As people escape on vacation, the issue of mobile technology is a timely one.
As I write this, I'm soaking in the sun in Raleigh, North Carolina, on vacation visiting family. Unfortunately, news can’t be put on hold just because I want to go golfing.
So I had to lug my work laptop with me. I've tried making the case that my fellow journalists and I should get Apple iPads—after all, we're constantly attending conferences and meetings all over the globe, and even when we're on vacation, there's work to be done.
No dice. I’m told there is no clear return on investment from the company’s point of view, and tablets’ security measures are less battle-tested, so my laptop will just have to do.
The stories I write are priceless, of course, so I can sympathize with compliance and IT managers’ fears about allowing, say, sensitive client information, to reside on a device that can practically fit in a salesperson’s pocket.
This is an issue that is being considered at firms all across the buy side: Are mobile devices worth it—from productivity, revenue-generation and security perspectives?
For the September issue of Waters, which will appear online over the next couple of weeks, I wrote a story about how Campbell & Co., one of the nation's oldest and largest managed futures firms, is using a solution from OneMarketData and Panopticon to leverage mobile devices—specifically iPads—over the coming months to be able to view risk exposures and to capture and store notes based on meetings that happen outside of the office.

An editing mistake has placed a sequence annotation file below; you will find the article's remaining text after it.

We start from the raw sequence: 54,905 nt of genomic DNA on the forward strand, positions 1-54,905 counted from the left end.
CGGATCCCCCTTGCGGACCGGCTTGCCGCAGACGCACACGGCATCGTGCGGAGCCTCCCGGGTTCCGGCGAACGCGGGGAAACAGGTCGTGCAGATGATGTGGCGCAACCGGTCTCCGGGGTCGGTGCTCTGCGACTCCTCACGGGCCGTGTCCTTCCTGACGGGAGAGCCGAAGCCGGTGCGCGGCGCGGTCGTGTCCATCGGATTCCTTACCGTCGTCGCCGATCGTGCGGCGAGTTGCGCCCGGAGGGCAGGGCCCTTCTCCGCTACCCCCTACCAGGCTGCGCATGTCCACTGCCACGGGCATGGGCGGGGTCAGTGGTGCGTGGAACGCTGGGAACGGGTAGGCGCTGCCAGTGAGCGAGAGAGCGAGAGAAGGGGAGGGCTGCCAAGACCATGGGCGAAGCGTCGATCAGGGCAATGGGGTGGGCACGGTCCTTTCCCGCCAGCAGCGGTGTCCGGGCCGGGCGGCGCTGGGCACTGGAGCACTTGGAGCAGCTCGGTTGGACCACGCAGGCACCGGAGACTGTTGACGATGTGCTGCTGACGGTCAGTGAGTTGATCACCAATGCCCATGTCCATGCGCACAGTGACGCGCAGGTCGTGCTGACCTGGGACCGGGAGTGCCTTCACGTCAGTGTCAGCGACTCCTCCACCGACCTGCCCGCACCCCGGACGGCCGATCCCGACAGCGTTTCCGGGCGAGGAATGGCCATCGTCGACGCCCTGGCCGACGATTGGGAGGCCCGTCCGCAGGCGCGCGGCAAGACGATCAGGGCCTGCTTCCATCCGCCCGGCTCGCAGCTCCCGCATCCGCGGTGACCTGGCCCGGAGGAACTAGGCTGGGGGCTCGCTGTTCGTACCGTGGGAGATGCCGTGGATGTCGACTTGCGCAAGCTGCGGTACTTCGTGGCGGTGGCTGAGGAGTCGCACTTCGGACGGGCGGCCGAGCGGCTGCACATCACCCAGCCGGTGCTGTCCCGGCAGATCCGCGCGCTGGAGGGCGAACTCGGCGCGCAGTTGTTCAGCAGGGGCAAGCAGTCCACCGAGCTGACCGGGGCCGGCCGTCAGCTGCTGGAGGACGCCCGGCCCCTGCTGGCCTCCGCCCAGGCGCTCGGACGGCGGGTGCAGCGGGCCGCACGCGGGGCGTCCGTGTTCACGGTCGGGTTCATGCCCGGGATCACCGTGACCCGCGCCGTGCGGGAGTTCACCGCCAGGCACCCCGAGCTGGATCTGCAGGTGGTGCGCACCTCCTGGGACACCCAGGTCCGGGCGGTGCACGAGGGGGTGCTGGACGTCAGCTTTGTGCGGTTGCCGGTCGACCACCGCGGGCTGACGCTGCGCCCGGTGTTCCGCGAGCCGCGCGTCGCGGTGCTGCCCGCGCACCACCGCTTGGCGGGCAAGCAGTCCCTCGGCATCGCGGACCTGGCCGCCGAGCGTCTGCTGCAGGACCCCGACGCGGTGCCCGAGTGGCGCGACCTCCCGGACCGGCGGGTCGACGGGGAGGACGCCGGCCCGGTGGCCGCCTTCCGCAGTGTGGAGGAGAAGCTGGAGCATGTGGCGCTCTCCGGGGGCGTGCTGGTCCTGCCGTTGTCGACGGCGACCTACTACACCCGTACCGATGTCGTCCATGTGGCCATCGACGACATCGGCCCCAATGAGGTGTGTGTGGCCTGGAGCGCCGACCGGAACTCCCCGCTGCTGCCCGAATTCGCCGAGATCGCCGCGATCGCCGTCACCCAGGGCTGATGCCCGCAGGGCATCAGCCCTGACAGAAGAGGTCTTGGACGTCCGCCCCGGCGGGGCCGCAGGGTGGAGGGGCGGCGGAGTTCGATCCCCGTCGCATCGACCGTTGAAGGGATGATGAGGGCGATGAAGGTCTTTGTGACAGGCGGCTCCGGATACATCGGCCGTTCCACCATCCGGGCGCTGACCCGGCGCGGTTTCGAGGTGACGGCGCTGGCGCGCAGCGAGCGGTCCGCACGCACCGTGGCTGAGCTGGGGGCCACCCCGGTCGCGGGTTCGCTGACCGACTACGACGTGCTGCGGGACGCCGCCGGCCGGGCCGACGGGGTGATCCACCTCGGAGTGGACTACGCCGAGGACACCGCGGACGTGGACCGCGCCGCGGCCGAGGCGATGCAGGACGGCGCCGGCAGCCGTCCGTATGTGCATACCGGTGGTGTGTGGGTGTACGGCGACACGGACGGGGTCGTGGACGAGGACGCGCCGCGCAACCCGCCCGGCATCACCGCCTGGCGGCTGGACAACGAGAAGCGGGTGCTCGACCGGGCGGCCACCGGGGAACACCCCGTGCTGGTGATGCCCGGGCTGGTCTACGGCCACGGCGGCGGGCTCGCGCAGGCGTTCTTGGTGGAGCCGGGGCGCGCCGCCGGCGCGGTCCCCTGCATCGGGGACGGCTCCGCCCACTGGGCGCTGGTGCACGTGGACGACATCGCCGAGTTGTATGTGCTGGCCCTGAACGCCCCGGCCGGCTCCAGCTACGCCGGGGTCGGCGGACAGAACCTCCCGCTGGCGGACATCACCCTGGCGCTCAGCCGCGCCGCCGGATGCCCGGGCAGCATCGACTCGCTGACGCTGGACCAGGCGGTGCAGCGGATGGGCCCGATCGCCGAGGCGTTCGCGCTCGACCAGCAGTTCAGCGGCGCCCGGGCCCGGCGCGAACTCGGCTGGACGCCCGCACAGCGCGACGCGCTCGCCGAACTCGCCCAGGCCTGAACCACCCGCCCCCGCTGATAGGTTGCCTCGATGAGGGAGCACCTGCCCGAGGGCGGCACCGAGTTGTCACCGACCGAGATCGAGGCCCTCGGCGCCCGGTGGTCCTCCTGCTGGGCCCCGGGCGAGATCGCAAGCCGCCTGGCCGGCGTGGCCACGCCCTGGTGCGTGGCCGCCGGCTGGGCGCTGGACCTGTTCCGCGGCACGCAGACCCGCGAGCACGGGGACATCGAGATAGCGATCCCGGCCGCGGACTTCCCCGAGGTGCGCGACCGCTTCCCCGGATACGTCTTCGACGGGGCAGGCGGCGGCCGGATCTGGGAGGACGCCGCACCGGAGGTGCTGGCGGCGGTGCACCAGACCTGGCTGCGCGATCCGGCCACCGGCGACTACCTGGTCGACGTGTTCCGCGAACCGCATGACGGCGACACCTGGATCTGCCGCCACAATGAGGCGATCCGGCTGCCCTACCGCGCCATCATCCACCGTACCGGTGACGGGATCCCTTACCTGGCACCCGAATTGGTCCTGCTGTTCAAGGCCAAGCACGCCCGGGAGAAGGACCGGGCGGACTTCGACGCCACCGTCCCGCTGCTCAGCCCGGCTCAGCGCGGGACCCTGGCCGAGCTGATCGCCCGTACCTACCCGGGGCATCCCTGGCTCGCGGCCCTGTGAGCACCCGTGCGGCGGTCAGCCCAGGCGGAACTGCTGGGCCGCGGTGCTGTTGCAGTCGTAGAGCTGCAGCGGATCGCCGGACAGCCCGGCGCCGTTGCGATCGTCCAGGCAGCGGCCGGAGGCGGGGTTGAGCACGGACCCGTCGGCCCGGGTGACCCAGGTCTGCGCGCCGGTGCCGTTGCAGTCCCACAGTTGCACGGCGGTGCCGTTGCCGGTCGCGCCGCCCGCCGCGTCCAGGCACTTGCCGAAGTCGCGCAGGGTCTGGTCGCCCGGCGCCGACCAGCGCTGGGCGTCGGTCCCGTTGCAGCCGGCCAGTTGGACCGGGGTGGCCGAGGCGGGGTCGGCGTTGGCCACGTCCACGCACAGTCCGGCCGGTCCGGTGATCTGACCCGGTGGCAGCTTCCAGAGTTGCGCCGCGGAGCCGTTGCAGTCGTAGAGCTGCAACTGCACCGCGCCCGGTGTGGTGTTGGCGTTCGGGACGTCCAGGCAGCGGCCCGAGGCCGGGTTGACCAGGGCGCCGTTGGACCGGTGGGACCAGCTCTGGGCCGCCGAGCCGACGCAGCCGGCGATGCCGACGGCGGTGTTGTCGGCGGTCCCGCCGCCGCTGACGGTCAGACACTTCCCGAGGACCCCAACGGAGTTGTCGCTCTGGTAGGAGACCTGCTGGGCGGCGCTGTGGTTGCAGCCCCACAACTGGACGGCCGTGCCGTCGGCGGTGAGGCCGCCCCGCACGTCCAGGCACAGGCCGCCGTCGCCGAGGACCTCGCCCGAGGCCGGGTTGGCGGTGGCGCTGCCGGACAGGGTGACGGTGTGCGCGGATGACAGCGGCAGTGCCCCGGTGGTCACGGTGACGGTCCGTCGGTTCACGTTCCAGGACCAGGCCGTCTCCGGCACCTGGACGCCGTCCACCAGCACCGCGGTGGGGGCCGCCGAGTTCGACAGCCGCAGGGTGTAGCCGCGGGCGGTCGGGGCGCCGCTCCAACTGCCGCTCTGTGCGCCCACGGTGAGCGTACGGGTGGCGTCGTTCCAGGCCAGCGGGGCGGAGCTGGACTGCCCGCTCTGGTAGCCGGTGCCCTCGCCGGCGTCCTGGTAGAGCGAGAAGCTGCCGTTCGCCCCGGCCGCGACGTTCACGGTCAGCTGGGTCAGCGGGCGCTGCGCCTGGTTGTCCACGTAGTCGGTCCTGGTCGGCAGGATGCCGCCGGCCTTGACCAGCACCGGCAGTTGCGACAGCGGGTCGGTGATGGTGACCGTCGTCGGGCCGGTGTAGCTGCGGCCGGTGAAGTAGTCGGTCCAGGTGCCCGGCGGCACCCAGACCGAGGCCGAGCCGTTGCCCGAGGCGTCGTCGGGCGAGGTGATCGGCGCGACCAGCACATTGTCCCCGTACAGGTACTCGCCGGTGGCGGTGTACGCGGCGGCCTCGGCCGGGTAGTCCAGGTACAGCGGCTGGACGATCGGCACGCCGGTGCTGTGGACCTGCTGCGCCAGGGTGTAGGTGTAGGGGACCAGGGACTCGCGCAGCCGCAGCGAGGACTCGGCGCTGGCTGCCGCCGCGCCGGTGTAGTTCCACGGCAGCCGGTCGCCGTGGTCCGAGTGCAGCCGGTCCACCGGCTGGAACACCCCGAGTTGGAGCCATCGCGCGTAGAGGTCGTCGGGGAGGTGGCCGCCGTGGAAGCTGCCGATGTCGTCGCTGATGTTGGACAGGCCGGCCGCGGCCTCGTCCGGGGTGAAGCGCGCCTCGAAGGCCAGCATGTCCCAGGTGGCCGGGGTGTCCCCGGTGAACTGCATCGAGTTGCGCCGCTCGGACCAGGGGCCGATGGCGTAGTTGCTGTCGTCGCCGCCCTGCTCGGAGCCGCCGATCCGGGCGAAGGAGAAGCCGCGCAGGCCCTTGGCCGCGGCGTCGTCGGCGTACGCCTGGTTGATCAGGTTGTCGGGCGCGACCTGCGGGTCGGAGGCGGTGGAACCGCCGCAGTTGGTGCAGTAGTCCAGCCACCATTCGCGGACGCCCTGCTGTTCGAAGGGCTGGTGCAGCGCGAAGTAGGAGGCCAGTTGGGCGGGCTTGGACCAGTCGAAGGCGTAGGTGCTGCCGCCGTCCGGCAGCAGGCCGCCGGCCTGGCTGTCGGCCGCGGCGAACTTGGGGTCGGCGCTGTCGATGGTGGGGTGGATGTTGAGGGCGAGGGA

Campbell & Co. is actively working with developers to try and fully tap into the power of the iPad. On the other hand, when I recently sat down with BlueMountain's IT team, they told me they were not as enthusiastic about the virtue of mobile devices.
While everybody on BlueMountain’s team has an iPad and enjoys using it, the firm is not working on developing tools for the device. They would like the information that is presented on the screen to look nicer, but it's something they can improve on “in the future,” and is not a pressing matter.
"Tablets are great for consuming information, but they're not good for the way we create information," says Jeff Szilagyi, co-head of quantitative strategy at BlueMountain. "Ultimately, we want to make the information accessible to people from wherever they are, but we don't think there's a lot of commercial value in letting them enter trades or views from a tablet."
Whether you see potential, as Campbell & Co. does, or think like BlueMountain that tablets are nice to have but not business-critical, the month of August when everyone looks to escape their cubicles for sunnier locales is a great time to solidify your firm’s mobile strategy.
If you would like me to test out a tablet for you—or if you'd simply like to chat about issues surrounding mobile technologies—give me a call at 646-490-3973 or send an email to firstname.lastname@example.org. I'll be returning to my cubicle next Thursday.
Anthony and James delve into how the systematic internalizer regime is shaping up, and then examine the regtech sector.Subscribe to Weekly Wrap emails